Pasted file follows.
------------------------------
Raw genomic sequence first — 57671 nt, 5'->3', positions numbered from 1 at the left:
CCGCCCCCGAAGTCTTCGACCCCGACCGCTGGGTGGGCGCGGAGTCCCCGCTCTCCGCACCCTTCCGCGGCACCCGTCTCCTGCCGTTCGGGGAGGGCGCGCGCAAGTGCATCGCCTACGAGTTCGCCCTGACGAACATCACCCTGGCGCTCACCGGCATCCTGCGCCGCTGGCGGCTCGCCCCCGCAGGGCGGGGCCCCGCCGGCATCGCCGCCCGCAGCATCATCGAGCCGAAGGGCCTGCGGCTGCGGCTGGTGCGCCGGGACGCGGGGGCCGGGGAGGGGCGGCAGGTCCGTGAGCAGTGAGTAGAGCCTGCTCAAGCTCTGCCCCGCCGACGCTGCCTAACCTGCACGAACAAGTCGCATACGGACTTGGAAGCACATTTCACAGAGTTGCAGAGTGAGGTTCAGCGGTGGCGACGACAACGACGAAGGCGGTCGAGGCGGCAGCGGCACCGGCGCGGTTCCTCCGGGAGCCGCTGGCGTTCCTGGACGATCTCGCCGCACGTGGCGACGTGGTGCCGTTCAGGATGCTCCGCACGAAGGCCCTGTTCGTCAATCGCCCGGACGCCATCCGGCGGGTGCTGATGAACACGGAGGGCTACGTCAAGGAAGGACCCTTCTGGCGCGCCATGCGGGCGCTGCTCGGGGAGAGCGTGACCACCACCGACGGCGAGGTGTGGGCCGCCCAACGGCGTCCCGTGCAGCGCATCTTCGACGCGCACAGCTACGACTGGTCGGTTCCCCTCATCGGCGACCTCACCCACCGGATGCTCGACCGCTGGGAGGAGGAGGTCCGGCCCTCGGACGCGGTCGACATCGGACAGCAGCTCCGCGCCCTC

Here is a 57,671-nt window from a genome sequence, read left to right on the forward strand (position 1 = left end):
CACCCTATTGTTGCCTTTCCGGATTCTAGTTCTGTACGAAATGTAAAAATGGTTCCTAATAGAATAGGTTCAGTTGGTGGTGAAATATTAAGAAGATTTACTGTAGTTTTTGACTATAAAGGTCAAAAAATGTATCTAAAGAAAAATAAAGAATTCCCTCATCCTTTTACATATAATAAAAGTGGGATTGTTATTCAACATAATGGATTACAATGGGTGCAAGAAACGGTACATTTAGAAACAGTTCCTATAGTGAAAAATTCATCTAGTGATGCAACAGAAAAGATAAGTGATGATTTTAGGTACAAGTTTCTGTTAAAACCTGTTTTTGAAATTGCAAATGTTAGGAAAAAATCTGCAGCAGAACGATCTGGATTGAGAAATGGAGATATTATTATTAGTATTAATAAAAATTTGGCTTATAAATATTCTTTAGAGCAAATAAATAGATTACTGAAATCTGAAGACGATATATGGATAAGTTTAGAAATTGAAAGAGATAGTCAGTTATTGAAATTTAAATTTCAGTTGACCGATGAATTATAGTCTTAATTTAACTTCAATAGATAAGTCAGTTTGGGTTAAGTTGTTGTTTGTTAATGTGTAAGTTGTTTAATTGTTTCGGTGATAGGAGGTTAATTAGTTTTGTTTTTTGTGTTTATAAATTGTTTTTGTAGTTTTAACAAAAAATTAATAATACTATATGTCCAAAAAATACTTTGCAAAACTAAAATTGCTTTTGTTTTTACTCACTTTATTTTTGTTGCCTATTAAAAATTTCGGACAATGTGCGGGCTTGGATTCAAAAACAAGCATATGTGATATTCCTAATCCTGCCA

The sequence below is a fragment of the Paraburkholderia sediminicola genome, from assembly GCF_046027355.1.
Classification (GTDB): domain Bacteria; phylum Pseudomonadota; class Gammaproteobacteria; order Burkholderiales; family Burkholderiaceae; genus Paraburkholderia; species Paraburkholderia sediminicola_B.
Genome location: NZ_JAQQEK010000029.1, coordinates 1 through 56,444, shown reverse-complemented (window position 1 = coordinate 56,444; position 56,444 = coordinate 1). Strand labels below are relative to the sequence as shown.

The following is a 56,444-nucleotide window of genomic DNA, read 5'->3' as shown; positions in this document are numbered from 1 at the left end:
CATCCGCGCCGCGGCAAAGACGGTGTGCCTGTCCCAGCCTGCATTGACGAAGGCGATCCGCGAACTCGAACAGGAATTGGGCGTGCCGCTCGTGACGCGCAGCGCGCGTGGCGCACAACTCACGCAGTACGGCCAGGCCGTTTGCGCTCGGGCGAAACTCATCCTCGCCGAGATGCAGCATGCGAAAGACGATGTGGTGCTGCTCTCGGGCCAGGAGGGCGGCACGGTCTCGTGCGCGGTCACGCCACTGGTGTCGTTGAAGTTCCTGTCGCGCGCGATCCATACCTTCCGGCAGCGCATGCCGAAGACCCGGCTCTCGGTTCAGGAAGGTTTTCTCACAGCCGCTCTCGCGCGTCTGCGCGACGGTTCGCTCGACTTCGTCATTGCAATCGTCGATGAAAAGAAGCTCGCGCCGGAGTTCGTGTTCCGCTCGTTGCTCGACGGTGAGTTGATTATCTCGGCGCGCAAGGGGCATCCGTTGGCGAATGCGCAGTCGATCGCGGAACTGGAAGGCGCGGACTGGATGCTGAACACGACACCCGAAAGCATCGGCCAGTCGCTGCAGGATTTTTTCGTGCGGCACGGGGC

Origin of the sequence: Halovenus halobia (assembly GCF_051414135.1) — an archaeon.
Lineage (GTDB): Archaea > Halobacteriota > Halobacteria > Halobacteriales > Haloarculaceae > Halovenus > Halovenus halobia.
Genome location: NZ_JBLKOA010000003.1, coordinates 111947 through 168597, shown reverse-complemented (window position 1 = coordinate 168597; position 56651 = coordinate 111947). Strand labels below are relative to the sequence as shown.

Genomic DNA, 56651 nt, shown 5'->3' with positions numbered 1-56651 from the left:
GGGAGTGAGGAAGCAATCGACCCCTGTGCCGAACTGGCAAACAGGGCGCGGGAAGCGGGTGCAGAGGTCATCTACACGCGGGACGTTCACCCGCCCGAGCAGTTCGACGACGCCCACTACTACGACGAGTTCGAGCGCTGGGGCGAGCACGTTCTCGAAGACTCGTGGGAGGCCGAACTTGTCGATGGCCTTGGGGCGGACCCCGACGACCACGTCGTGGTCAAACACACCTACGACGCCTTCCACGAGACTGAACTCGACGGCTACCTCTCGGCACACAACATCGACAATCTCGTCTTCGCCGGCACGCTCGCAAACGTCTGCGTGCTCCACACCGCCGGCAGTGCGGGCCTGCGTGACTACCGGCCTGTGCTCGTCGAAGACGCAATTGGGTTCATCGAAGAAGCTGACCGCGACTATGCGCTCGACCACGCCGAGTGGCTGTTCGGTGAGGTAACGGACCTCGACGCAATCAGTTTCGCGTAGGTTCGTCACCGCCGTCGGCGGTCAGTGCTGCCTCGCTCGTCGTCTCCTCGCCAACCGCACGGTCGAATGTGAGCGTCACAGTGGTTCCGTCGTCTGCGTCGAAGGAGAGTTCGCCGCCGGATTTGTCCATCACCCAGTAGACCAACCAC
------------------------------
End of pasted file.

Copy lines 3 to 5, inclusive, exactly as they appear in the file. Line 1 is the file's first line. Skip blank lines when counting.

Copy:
Here is a 57,671-nt window from a genome sequence, read left to right on the forward strand (position 1 = left end):
CACCCTATTGTTGCCTTTCCGGATTCTAGTTCTGTACGAAATGTAAAAATGGTTCCTAATAGAATAGGTTCAGTTGGTGGTGAAATATTAAGAAGATTTACTGTAGTTTTTGACTATAAAGGTCAAAAAATGTATCTAAAGAAAAATAAAGAATTCCCTCATCCTTTTACATATAATAAAAGTGGGATTGTTATTCAACATAATGGATTACAATGGGTGCAAGAAACGGTACATTTAGAAACAGTTCCTATAGTGAAAAATTCATCTAGTGATGCAACAGAAAAGATAAGTGATGATTTTAGGTACAAGTTTCTGTTAAAACCTGTTTTTGAAATTGCAAATGTTAGGAAAAAATCTGCAGCAGAACGATCTGGATTGAGAAATGGAGATATTATTATTAGTATTAATAAAAATTTGGCTTATAAATATTCTTTAGAGCAAATAAATAGATTACTGAAATCTGAAGACGATATATGGATAAGTTTAGAAATTGAAAGAGATAGTCAGTTATTGAAATTTAAATTTCAGTTGACCGATGAATTATAGTCTTAATTTAACTTCAATAGATAAGTCAGTTTGGGTTAAGTTGTTGTTTGTTAATGTGTAAGTTGTTTAATTGTTTCGGTGATAGGAGGTTAATTAGTTTTGTTTTTTGTGTTTATAAATTGTTTTTGTAGTTTTAACAAAAAATTAATAATACTATATGTCCAAAAAATACTTTGCAAAACTAAAATTGCTTTTGTTTTTACTCACTTTATTTTTGTTGCCTATTAAAAATTTCGGACAATGTGCGGGCTTGGATTCAAAAACAAGCATATGTGATATTCCTAATCCTGCCA

The sequence below is a fragment of the Paraburkholderia sediminicola genome, from assembly GCF_046027355.1.